Weapons vary from melee weapons like large swords, giant hammers, sword and shield, twin swords, and lances, to ranged weapons such as bows, light bow-guns, and heavy bow-guns. Finding the right weapon and play style for yourself is key, and the difference between enjoying the game and loving the game. Luckily Monster Hunter: World has a training area, accessible from the palico housekeeper in your accommodation, and this is essential for trying out the feel and movement of your weapons, and also learning the starting combos, thanks to handy combo instructions on the screen of the training area. The more you practice with your weapons in here, the more effective you will be out in the world.

Once you’ve picked your weapon and had a wander around the central hub of Astera, it’s time to set out on your first missions and begin hunting. This time around, Capcom has opted to ease new players into Monster Hunter by actually offering some tuition into how the game works. Tips are offered by your handler on how to perform the crucial tasks in the game, from crafting ammo, traps, or potions, to how to pick up new missions and bounties. But like previous Monster Hunter games, there is also a lot not explained. Some of the menus and how you navigate and use them properly are only learnt from having a play around with them, but you do find that as you progress through the game, you are on a steady progression path that lends itself to you learning as you go.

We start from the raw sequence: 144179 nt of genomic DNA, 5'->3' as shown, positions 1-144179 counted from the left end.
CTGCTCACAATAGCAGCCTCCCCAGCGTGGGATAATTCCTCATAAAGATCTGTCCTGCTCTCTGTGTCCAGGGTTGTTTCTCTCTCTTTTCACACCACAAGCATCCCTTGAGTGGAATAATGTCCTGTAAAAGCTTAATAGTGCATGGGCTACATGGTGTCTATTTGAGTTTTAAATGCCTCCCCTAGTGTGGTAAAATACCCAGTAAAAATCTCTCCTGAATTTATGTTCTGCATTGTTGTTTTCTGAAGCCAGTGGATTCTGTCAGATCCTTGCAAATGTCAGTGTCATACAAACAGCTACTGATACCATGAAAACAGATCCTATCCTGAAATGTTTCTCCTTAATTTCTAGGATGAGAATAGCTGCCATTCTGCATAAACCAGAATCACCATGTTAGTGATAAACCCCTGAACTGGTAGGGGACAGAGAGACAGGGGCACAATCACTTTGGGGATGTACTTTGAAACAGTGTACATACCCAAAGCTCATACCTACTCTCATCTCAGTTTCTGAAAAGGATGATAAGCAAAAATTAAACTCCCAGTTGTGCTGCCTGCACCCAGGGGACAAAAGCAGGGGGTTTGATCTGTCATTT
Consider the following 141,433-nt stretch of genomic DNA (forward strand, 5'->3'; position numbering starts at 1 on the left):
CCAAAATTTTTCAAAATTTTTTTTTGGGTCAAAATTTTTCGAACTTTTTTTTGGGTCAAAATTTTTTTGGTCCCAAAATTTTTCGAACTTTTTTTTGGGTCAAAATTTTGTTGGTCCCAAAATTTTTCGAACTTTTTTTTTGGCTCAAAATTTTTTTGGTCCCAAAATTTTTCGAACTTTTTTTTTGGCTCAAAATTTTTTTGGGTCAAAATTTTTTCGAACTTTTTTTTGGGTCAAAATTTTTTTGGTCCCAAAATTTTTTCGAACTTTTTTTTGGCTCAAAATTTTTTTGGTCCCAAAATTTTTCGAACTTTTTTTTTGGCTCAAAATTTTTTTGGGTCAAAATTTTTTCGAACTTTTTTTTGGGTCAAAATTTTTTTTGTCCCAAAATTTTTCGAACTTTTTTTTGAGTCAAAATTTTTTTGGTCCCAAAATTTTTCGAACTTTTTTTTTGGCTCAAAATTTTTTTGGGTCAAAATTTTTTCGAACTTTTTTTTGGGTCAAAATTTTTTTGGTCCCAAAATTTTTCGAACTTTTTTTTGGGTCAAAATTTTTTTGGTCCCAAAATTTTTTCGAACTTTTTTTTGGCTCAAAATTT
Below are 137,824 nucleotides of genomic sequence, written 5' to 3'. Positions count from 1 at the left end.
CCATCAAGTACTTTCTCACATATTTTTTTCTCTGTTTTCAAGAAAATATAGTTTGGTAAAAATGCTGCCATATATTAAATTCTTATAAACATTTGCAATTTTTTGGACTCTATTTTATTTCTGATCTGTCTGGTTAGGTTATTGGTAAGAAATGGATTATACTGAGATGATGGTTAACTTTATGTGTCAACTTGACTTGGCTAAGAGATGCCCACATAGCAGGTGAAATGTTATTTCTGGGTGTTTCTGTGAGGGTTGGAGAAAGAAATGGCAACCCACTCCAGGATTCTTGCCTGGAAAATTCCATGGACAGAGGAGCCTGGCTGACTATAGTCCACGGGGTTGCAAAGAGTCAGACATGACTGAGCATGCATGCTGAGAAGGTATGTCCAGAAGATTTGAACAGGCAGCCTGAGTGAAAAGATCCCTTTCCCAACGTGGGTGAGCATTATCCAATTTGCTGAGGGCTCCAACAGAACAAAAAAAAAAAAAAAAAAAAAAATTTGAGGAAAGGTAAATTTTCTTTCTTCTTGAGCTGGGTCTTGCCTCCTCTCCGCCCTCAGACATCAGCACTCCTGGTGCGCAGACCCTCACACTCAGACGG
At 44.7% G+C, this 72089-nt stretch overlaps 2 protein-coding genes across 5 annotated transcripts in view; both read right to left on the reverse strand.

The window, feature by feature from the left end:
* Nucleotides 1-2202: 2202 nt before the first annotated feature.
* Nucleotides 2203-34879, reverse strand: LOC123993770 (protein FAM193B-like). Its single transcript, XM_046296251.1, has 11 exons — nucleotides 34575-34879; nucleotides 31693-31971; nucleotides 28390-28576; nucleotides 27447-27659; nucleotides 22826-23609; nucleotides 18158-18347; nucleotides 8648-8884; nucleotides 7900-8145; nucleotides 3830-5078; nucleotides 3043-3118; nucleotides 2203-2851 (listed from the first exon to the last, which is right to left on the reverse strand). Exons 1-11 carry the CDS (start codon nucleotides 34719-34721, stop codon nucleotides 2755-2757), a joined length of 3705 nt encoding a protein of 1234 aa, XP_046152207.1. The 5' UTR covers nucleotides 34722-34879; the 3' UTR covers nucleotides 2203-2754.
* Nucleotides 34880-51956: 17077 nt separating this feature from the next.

Now that you have your first mission, you are able to group up with three fellow hunters from your online session group (composed of 16 other online players) and start tracking the roaming giants. This was an issue for me on Xbox, as unfortunately the online portion of Monster Hunter: World has not worked since launch, bar a few hours, at the time of writing. Perhaps if they had beta tests on both consoles and not exclusive tests on the PlayStation 4, this issue may not have occurred, but hindsight is such a wonderful thing. Hopefully, once the game is patched, I will be able to take advantage of help from other players in taking out the beasts, so I can farm more rare parts for my weapons and armour.

After playing the game for a while, even players new to Monster Hunter will start to discover that there is more depth to this game than meets the eye. Yes, you have to go out and farm and kill the same monsters over and over again to get a chance at looting the parts you need to make that next upgrade on your chosen weapon, but you soon start noticing that monsters do certain attacks using various elements. That’s right, each monster’s attack can be combined with an element like fire or water, and if you want to negate some of that damage, you can wear gear which has resistances to those elements. Combine that with the fact that your main weapon can also deliver elemental damage, you can pick the weapon upgrade that would be most effective against the monster you want to fight, as all monsters are susceptible to extra damage from some elements. This means it is very handy to make and save lots of different weapons and armour load-outs in the equipment section, so that you can easily switch when you take new missions.